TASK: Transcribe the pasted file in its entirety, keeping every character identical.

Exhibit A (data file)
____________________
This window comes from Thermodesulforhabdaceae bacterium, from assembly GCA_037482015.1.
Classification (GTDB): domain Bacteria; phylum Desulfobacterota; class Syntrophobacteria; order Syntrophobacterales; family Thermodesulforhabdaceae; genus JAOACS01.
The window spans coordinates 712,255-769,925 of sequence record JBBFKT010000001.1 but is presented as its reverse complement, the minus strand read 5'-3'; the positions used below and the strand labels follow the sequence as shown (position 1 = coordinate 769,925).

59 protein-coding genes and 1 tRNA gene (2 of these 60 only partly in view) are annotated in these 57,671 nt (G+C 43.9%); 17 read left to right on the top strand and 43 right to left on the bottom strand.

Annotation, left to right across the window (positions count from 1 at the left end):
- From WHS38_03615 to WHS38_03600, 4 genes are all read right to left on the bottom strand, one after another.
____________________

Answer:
This window comes from Thermodesulforhabdaceae bacterium, from assembly GCA_037482015.1.
Classification (GTDB): domain Bacteria; phylum Desulfobacterota; class Syntrophobacteria; order Syntrophobacterales; family Thermodesulforhabdaceae; genus JAOACS01.
The window spans coordinates 712,255-769,925 of sequence record JBBFKT010000001.1 but is presented as its reverse complement, the minus strand read 5'-3'; the positions used below and the strand labels follow the sequence as shown (position 1 = coordinate 769,925).

59 protein-coding genes and 1 tRNA gene (2 of these 60 only partly in view) are annotated in these 57,671 nt (G+C 43.9%); 17 read left to right on the top strand and 43 right to left on the bottom strand.

Annotation, left to right across the window (positions count from 1 at the left end):
- From WHS38_03615 to WHS38_03600, 4 genes are all read right to left on the bottom strand, one after another.